PBU and NJE v Mental Health Tribunal



Judge: Bell J

Citation: [2018] VSC 564

Summary

This significant judgment of the Supreme Court of Victoria, Australia, concerned two patients for whom electro-convulsive therapy (‘ECT’) was proposed. PBU did not agree that he had schizophrenia but accepted that he had mental health problems, namely depression, anxiety and post-traumatic stress disorder. He was willing to receive psychiatric and psychological treatment for those conditions but not ECT or anti-psychotic medication or treatment. He wished to be discharged from hospital to a prevention and recovery facility and then return home. The detaining hospital considered him to be too unwell for discharge and instead sought the authority of the tribunal to provide ECT on the basis that he lacked capacity to make the relevant decision. NJE suffered from treatment resistant schizophrenia. She wanted to remain in hospital and continue to receive depot and other prescribed medication but the tribunal found that ECT provided the best chance of addressing her symptoms.

At first instance, the tribunal decided that each patient could understand and remember relevant information and communicate a decision in relation to ECT but could not use or weigh that information. It found that each patient lack capacity to give informed consent and that, in the absence of any less restrictive alternative, ordered a course of ECT to be given.   On appeal, Justice Bell found that the tribunal had erred in law. It was wrong to conclude that a supposed lack of insight was determinative of PBU’s lack of capacity. And requiring NJE to give “careful consideration” to the advantages and disadvantages of ECT set too high a threshold of capacity which was discriminatory. Accordingly, the tribunal decisions were quashed.

The judgment is of particular relevance to the law in England and Wales as the Australian statutory provisions being considered are similar to those in the Mental Health Act 1983 and the Mental Capacity Act 2005. That is, a detained patient with the relevant capacity cannot be compelled to have ECT. Before analysing particular areas of legal interest, it may be helpful to tailor to our domestic law some of Justice Bell’s summary of relevant principles (para 206):

  1. Providing treatment for mental illness is to be done in a manner that affords equal respect for patients’ human rights and particularly their right to self-determination, to be free of non-consensual medical treatment and to personal inviolability.
  2. There is a (rebuttable) presumption that people with mental illness (as for people without that illness) have the capacity to give informed consent which is issue-specific, can fluctuate, and may be enhanced with support, all of which may have significant implications for the capacity-assessing process and the ultimate determination.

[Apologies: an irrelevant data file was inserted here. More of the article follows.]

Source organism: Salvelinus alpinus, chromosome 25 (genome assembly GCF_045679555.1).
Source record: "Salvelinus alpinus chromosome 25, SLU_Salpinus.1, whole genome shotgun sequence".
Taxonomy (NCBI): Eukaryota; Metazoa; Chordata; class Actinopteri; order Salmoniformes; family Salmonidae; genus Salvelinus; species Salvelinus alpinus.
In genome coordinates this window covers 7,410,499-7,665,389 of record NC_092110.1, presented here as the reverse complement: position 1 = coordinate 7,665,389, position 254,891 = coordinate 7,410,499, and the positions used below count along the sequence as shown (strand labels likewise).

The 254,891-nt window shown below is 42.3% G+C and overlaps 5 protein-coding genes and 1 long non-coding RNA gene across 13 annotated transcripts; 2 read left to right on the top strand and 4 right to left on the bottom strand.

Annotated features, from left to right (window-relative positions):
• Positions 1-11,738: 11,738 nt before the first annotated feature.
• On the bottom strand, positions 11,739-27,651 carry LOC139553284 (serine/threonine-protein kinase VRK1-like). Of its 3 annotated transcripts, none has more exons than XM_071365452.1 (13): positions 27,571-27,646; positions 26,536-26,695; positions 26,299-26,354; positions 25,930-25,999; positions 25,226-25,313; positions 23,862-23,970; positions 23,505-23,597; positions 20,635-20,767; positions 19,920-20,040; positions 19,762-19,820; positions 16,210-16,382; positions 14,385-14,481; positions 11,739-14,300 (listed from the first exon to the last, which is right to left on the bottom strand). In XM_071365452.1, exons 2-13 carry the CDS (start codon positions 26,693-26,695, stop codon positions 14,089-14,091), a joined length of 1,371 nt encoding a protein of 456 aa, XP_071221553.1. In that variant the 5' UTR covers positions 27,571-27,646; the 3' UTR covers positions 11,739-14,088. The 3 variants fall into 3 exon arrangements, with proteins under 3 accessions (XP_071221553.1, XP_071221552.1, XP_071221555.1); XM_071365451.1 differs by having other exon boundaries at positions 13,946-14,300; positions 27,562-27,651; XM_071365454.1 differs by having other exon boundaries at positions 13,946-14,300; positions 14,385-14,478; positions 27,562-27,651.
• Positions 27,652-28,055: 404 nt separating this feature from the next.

3. The test of capacity is a functional one in which the question is whether the person has the ability to understand, retain, use and weigh relevant information and communicate a decision; not whether the person has actually done so. The purpose of the functional test (as distinct from a status or outcome-based test) is to ensure that, in relation to capacity to give informed consent, people with mental illness are afforded the same respect for their inherent dignity and autonomy-space as people not having that illness.
  4. The capacity test must be applied in a non-discriminatory manner so as to ensure that people with mental illness are not deprived of their equal right to exercise legal capacity upon the basis of contestable value-judgments relating to their illness, decisions or behaviour, rather than upon the basis of the neutral application of the statutory criteria. In short, the test is not to be applied so as to produce social conformity at the expense of personal autonomy.
  5. The right to make unwise decisions recognises that self-determination is important for both dignity and health and that people with mental illness should have the same dignity of risk in relation to personal healthcare decision-making as other people. This reflects the two-way relationship between self-determination, freedom from non-consensual medical treatment and personal inviolability on the one hand and personal health and wellbeing on the other.
  6. Those assessing capacity must vigilantly ensure that the assessment is evidence-based, patient-centred, criteria-focussed and non-judgmental, and not made to depend, implicitly or explicitly, upon identification of a so-called objectively reasonable outcome.
  7. The threshold of capacity is relatively low and the person need only possess the functional abilities in respect of the salient features of the decision.
  8. Acceptance of, belief in and insight into the diagnosis of illness and need for treatment varies significantly depending upon the person and the situation. It is not a normative criterion. Depending upon the facts of the case, a person with mental illness may lack that insight or otherwise not accept or believe that the person has a mental illness or needs treatment yet may have the capacity to give informed consent when assessed under the statutory test. The opposite may be so.

With that overview, we focus on two specific issues that arose in the case before him, but are of equal difficulty and importance in consideration and application of functional tests of capacity like the MCA 2005.

Capacity and insight

Analysing the Mental Capacity Act 2005, Justice Bell noted the absence of a belief requirement which had appeared previously at common law in Re C [1994] 1 WLR 290, 292 (the gangrenous leg case). He went on to consider the relevance of belief and emphasised that in Re C, Thorpe J had referred to how the patient “in his own way [C] believes it”: